Story at a glance
- Postpartum depression affects between 10 and 15 percent of new mothers, while demand for care will likely increase as more women must carry unwanted pregnancies to term following the overturn of Roe v. Wade.
- New research published in JAMA Psychiatry found any familial history of psychiatric disorders almost doubles the risk of new mothers experiencing postpartum depression.
- Researchers suggest identifying those at heightened risk via a questionnaire could better target interventions and mitigate poor health outcomes.
A new review of 26 studies including more than 100,800 women found the risk of developing postpartum depression is nearly double when individuals’ families have a history of psychiatric disorders.
Findings were published Wednesday in JAMA Psychiatry. Postpartum depression affects between 10 and 15 percent of new mothers and can range from mild to severe episodes. The condition is also one of the most common childbirth complications, while demand for care will likely increase as more women carry unwanted pregnancies to term due to the overturning of Roe v Wade.
However, postpartum depression is preventable and treatable, highlighting the importance of early detection and identification of at-risk populations.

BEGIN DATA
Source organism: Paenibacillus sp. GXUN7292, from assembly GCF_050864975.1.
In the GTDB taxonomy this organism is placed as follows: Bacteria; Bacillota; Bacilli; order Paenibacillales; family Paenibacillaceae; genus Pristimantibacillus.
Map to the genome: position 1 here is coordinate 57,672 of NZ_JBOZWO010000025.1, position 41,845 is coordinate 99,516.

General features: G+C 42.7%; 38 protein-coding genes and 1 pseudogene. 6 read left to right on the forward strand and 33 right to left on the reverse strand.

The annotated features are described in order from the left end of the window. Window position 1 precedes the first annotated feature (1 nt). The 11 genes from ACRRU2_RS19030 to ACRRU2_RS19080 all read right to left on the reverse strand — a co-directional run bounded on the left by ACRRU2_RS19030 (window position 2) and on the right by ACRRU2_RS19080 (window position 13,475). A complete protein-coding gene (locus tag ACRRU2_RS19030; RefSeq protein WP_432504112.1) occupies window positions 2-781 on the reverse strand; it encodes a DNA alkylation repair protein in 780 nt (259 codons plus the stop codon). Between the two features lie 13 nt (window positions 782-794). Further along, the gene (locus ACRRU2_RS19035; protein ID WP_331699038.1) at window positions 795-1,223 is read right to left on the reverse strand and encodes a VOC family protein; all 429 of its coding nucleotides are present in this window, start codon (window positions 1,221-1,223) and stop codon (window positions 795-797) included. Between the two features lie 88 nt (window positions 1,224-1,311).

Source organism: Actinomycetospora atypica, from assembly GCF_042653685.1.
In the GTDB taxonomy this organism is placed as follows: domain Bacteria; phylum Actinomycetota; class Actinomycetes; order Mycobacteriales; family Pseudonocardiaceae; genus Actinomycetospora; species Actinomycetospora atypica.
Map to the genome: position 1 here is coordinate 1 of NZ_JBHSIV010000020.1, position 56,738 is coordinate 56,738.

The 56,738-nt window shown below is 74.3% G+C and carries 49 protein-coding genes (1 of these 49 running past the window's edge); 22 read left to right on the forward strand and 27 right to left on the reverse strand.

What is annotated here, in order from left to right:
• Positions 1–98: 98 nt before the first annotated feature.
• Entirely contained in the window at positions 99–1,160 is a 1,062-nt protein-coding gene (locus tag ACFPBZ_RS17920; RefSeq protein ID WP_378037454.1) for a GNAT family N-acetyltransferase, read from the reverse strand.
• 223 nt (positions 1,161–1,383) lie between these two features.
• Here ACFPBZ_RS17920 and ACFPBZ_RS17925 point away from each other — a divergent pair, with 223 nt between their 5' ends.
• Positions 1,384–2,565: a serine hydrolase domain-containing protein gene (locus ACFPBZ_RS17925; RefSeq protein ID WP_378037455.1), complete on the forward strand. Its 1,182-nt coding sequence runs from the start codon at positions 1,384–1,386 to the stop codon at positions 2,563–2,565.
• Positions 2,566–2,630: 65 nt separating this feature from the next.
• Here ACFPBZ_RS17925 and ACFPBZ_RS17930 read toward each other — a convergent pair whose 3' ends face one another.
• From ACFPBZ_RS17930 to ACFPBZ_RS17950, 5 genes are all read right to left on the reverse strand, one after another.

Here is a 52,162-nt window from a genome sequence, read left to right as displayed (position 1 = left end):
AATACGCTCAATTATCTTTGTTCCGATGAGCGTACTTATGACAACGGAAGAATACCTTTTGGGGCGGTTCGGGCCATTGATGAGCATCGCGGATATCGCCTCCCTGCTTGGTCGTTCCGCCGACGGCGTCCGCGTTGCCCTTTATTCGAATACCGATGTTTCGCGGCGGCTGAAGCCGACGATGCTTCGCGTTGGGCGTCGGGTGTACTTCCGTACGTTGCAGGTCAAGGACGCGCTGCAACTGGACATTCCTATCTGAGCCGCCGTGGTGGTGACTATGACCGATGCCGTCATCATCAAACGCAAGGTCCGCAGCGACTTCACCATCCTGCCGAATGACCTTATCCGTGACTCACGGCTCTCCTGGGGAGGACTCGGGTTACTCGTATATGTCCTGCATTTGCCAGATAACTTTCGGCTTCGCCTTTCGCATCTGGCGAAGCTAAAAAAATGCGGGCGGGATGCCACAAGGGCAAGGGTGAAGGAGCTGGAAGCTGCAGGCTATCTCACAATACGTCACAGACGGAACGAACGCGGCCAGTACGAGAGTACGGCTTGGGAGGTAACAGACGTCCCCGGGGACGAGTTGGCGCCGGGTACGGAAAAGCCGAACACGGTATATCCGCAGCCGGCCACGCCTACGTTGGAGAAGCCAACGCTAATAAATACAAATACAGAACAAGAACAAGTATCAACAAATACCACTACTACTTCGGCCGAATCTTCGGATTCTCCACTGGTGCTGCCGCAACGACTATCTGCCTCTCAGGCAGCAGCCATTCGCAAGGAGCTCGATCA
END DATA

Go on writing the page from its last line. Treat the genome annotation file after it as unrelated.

In the current review, researchers assessed studies where postpartum depression onset occurred within 0 and 12 months of giving birth. Studies included populations spanning Asia, Australia, Europe, North America and South America, while any history of family members with psychiatric conditions was largely ascertained using self-reported questionnaires.
Although several reviews have previously found no link between familial history and postpartum depression, “our findings are supported through studies of heritability of psychiatric disorders within, but especially outside, the postpartum period, indicating family history of psychiatric disorders is a strong risk factor for developing psychiatric episodes,” authors wrote.
Researchers were unable to investigate why such a link may exist, but they hypothesized it could be due to genetic and environmental factors during childhood and later in life.
“Growing up in an environment with parents struggling with mental health problems potentially influences the social support received from these parents when going into motherhood,” they added.
The findings also support the potential use of questionnaires in clinical settings when determining a mother’s risk for postpartum depression. The assessment could even be carried out prior to conception, allowing for a window to better prepare preventive efforts for at-risk women.
Researchers were unable to determine which specific psychiatric disorders among first or second degree relatives were associated with a greater or lower risk of developing postpartum depression. However, because of social stigma accompanying self-reported psychiatric conditions, they note the association might be stronger than that reported.